8th Grade Continuation

On June 4th, 2015 West Leadership Academy (WLA) celebrated its first eighth grade continuation.  The participating students were the first sixth grade class at the school’s inception in 2012.  The school has grown successively by adding grade levels as the students advanced.  Next year, these students proudly enter high school at WLA.

Middle School Principal Dave Alex kicked off the event by welcoming the community and honoring the young learners.  He emphasized the school’s three core values: integrity, scholarship, and citizenship and congratulated the students for embodying them throughout their time at WLA. Principal Alex described the events to follow and introduced distinguished guest City Council Member Paul Lopez.

Executive Principal Teresa Sena Klava continued with a heart-felt recognition of the students as pioneers of a unique learning environment that offers opportunities such as: college visits to familiarize students with the higher learning opportunities after high school (students grade 6-12 visit at least two colleges every year); special events like participation in the Latin-Eco Festival where Dolores Huerta implored students to act based on their passions by organizing groups; service learning projects like the cleaning of West Campus and Sunken Gardens Park; and explore courses that allow students to choose a week-long intensive course to explore a passion and learn through experience.  Principal Klava shared an excerpt of the poem “The Bottom Line,” by Keith Kennedy:

FACE IT, nobody owes you a living.
What you achieve, or fail to achieve in your lifetime
is directly related to what you do or fail to do…

No one chooses his parents or childhood,
but you can choose your own direction.

Everyone has problems and obstacles to overcome
but, that too, is relative to each individual.

NOTHING IS CARVED IN STONE.
You can change anything in your life,
if you want it badly enough.

And never think it is too early to begin.
Time plays no favorites
and will pass whether you act or not.

TAKE CONTROL OF YOUR LIFE
Dare to dream and take risks…Compete.
If you aren’t willing to work for your goals don’t expect others to.
BELIEVE IN YOURSELF.

Principal Klava concluded by remarking that she’s known many of the students since they were in third grade, and she is proud -and honored- to be their principal at WLA.  She challenged students to embrace their future, advocate for themselves and communities, and realize there is no limit to their future success.  She concluded with special thanks to the parents and community for their continued support.

Student speeches by Blandy Ek-Cardoz, Brisa Ramirez-Anguiano, Lucciano Alire, and Armando Gutierrez included memories from their time as middle school students and gratitude for their teachers.  They remembered being timid sixth graders brought out of their shells thanks to the encouragement of their first teachers here.  They feel that their horizons are continuously expanding as students at WLA.  Students also commented on the process of challenging boundaries, making poor decisions at times, but eventually learning how to be successful in a school that facilitates their development as young leaders.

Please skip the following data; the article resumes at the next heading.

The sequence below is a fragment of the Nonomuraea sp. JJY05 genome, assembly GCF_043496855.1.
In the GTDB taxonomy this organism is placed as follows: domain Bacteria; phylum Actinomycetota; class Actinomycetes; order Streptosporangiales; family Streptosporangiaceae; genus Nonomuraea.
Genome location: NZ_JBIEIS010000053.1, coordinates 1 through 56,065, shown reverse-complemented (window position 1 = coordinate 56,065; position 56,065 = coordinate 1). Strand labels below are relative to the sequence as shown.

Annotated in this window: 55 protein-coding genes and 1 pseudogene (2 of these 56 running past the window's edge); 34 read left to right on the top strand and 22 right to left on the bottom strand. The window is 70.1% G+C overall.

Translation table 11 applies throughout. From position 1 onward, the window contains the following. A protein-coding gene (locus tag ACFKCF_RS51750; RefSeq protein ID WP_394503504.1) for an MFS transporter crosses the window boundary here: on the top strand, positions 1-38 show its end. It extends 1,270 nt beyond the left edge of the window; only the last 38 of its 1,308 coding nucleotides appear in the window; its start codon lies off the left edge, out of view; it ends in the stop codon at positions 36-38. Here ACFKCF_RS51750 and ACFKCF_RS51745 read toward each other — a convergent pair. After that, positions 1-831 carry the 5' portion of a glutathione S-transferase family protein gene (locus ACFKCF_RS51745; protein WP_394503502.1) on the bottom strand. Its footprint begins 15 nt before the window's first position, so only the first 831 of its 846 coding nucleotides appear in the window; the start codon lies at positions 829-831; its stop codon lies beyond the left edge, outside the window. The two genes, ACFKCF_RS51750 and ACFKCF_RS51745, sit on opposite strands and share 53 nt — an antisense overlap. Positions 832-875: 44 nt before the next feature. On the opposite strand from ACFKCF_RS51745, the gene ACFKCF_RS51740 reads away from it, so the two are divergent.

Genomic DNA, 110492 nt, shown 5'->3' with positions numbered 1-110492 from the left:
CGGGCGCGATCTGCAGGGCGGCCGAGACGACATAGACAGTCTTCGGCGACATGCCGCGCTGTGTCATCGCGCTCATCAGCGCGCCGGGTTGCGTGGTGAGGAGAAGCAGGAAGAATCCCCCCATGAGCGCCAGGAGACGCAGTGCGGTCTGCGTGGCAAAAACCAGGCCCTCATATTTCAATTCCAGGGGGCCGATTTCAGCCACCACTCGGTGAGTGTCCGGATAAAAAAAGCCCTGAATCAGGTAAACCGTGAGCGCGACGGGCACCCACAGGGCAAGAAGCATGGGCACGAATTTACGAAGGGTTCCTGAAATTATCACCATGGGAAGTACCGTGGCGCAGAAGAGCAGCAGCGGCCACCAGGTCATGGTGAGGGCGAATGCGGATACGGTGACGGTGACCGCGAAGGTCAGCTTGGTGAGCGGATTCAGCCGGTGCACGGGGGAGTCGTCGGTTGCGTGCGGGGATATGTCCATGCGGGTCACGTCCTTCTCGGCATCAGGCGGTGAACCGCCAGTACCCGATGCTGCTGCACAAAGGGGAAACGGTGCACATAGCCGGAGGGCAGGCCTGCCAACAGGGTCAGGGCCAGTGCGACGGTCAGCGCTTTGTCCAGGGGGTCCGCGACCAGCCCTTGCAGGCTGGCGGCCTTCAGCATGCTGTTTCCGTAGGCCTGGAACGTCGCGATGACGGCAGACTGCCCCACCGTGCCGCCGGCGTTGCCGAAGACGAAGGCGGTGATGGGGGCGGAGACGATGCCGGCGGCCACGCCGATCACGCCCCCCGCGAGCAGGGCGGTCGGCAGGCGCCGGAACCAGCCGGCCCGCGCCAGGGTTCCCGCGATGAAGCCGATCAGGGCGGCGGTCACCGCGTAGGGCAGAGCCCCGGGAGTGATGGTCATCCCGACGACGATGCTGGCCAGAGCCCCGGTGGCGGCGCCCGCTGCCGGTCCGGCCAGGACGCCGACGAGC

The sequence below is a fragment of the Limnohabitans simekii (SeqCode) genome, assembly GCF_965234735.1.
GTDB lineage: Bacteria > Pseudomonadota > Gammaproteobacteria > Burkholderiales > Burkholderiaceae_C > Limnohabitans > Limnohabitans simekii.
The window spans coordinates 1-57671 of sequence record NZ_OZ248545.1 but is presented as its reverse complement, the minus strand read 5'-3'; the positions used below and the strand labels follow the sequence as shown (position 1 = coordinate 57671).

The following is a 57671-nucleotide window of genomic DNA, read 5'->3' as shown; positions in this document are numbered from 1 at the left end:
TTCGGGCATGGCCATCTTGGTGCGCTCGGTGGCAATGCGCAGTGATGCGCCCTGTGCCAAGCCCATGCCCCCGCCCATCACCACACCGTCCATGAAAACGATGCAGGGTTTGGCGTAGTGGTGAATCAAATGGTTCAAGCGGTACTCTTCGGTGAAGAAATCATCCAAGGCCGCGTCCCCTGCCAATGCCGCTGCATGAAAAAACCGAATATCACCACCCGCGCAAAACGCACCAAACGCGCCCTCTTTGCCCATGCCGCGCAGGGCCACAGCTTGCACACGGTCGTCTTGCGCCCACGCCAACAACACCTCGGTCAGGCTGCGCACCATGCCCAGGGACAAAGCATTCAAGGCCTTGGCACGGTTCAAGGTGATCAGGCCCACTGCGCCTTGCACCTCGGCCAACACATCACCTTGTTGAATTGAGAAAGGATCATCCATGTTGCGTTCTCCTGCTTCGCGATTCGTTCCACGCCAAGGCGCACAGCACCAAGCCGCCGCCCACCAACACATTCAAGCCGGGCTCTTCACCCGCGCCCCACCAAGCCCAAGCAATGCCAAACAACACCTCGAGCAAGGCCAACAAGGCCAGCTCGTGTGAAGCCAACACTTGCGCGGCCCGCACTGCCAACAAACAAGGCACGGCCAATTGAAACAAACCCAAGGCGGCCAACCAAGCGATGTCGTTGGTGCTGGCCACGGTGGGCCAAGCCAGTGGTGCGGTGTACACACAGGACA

Councilman Lopez, a 1997 graduate of West High School, proudly took the stage and reminisced that when he was in the students’ seats, he didn’t know what his future held.  He said, “But you know exactly where you’re going, and it starts with a ‘C’!”  Students shouted, “College!”  He urged them to safely celebrate their success this summer and surround themselves with good friends, but to remember they’re West Cowboys.  He remarked that West has a history of protest as students of a similar heritage were once treated poorly in this building.  “The students in this school protested and played an important role in changing that.”  He encouraged students to choose an identity, own it, be proud of it, but don’t step on someone else because of it.  He quoted social rights activist Cesar Chavez, “Preservation of one’s own culture doesn’t require contempt or disrespect for other’s cultures.”

The final point made by Councilman Lopez was that there are literally millions of people in the world that would risk their lives crossing oceans and deserts to be in classrooms like theirs “so they better take the front seat!”  He also reminded students that their families work to keep them in that seat.  With this privilege comes great responsibility.  Lopez concluded that if he speaks for these students again, he would like it to be as a guest in a college classroom.

WLA Dean Cris Sandoval then read each student’s name as they approached the stage guided by their middle school teacher.  The students then crossed through the “Arch of Knowledge.”  Awaiting them on the other side were high school teachers to welcome to the next phase of their education.

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